Operational since 2006, the International Organization for Migration (IOM) has set a strong record on the delivery of frontline services to crisis-affected populations, while steadily developing models and partnerships for longer term recovery and migration governance to support the overall objective of the National Development Plan from the Federal Government of Somalia.
To address overall migration challenges in Somalia, IOM works closely with the Federal Government of Somalia, regional authorities, the UN, donor governments and civil society by implementing programmes through three pillars:
- Emergency and post-crisis
- Transition and Recovery
- Migration governance and development.
With over 650 staff, IOM Somalia operates from its head office in Mogadishu, seven field offices and eight satellite offices, as well as the Nairobi Support Office in Kenya.
IOM Somalia falls under the Organization’s Regional Office for East and Horn of Africa in Nairobi and supports the regional goal to contribute to effective, flexible and comprehensive migration management solutions, in partnership with states, regional institutions, international agencies, communities and migrants.
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Established in 2006, IOM Somalia has set a strong record on the delivery of frontline services to crisis-affected populations, while steadily developing models and partnerships for longer term recovery and migration governance.
- Migration in Somalia
The humanitarian crisis in Somalia, characterized by both natural and man-made factors, is one of the most complex and longstanding emergencies in the world due to decades of poverty, marginalization, armed violence, insecurity, political instability, natural hazards, and lack of development.
Recurrent climatic shocks have devastated Somali communities and continue to drive displacement, while ongoing conflict impacts protection and human rights, reduces resilience, and hinders access to basic services.
Somalia is also a key source, transit and, to some extent, destination country for irregular migratory flows due to porous borders, including one of the largest sea borders in Africa. Every year, thousands of Somalis make hazardous journeys along regional migration routes and are exposed to severe protection risks.
Read more about it in IOM’s A Region on the Move Report 2019.
Somalia’s main migration patterns:
- Forced migration: due to conflicts and natural disasters resulting in internal displacement and refugee outflows.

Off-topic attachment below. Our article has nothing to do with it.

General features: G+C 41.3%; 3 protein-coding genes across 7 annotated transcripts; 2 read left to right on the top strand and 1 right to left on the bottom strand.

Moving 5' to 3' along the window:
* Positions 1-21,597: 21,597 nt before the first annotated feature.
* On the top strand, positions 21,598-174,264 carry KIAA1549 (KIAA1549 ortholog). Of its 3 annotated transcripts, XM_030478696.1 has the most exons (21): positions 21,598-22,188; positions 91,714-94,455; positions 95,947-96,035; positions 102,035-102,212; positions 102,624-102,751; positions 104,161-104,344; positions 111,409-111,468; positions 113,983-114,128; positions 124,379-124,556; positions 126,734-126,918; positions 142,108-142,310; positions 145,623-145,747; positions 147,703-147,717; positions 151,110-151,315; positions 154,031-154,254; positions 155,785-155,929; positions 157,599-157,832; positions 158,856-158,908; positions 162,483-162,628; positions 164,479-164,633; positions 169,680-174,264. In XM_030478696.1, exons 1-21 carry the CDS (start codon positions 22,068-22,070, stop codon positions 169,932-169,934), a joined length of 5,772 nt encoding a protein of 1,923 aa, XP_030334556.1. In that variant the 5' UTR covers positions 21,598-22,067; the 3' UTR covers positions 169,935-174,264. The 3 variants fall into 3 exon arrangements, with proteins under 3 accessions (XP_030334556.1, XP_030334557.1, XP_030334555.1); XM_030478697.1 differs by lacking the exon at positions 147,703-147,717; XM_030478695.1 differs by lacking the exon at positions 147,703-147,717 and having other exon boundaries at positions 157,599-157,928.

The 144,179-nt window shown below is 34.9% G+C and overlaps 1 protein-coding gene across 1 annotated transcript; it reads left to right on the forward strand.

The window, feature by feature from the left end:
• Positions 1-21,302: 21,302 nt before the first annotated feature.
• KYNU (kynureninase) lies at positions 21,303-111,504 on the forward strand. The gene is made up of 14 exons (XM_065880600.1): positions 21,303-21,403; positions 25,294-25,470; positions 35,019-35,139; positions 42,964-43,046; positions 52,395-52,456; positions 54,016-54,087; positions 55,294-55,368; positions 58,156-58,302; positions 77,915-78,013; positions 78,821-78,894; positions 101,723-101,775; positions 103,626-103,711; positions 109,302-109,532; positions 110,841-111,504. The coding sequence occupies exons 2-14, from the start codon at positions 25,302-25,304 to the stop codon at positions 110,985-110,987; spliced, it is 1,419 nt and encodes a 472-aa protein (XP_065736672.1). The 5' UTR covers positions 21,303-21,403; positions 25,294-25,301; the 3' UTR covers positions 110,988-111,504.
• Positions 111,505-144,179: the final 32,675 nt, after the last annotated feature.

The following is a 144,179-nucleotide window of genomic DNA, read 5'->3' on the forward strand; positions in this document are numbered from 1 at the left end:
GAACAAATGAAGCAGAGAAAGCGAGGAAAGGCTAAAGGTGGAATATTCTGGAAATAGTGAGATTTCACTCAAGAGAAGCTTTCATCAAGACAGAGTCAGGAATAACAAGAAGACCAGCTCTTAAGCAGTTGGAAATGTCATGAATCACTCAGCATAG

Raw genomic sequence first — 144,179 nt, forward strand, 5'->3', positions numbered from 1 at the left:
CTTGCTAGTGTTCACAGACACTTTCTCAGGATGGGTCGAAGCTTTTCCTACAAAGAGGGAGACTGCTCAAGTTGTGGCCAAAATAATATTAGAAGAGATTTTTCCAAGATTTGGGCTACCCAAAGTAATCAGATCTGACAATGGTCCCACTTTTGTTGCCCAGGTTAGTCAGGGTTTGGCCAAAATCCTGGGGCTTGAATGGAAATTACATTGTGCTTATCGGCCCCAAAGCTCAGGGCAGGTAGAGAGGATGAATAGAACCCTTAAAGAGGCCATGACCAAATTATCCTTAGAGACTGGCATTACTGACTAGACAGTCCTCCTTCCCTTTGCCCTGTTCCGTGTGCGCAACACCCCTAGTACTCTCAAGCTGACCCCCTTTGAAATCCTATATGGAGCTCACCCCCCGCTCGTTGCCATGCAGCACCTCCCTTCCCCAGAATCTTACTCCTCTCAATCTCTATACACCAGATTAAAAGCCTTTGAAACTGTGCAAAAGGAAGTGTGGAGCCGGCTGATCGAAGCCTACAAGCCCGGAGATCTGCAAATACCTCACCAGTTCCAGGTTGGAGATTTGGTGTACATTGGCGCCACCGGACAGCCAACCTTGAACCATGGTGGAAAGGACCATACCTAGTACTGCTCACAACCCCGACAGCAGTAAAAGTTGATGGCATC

- Irregular migration: due to poverty and limited livelihood options often resulting in smuggling of migrants and human trafficking.
- Mixed migration: the use of one migration route by several different groups of migrants, including asylum seekers, economic migrants, smuggled migrants and victims of trafficking.
- Traditional and cross-border migration: linked to nomadic cross-border movement and primarily a survival strategy for pastoralists seeking pasture and cross-border trade in the region.
- Labour migration: defined as the movement of persons from their home State to another State for the purpose of employment.
- Mission Strategy 2019-2021
In 2019, IOM launched the IOM’s 2019-2021 country strategy for Somalia in coordination with the Ministry of Planning, Investment and Economic Development (MoPIED). The main goal of the strategic plan is to contribute to a stronger, more resilient Somalia through an effective and principles approach to migration and displacement matters, and the development of strategic partnerships. The strategy is in line with the National Development Plan (NDP) and is based on three main pillars:
- Humanitarian Response;
- Recovery and Durable Solutions;
- Migration Governance and Development.
IOM works closely with MoPIED in Somalia to implement the strategy and provide support to the government and the Somali people to advance peace, stability and development.
Download the strategy here.
- Facts and Figures
Somalia facts and figures
- Population: 15 million (estimated)
- Area: 637,657 km sq
- Internally Displaced Persons (IDPs): 2.6 million
- In the diaspora: 3 million (estimated)
- Remittances: US$1.3 – 2 bn annually
- Languages: Somali, Arabic
- Currency: Somali shillings (SOS)
- Population under 25: 60%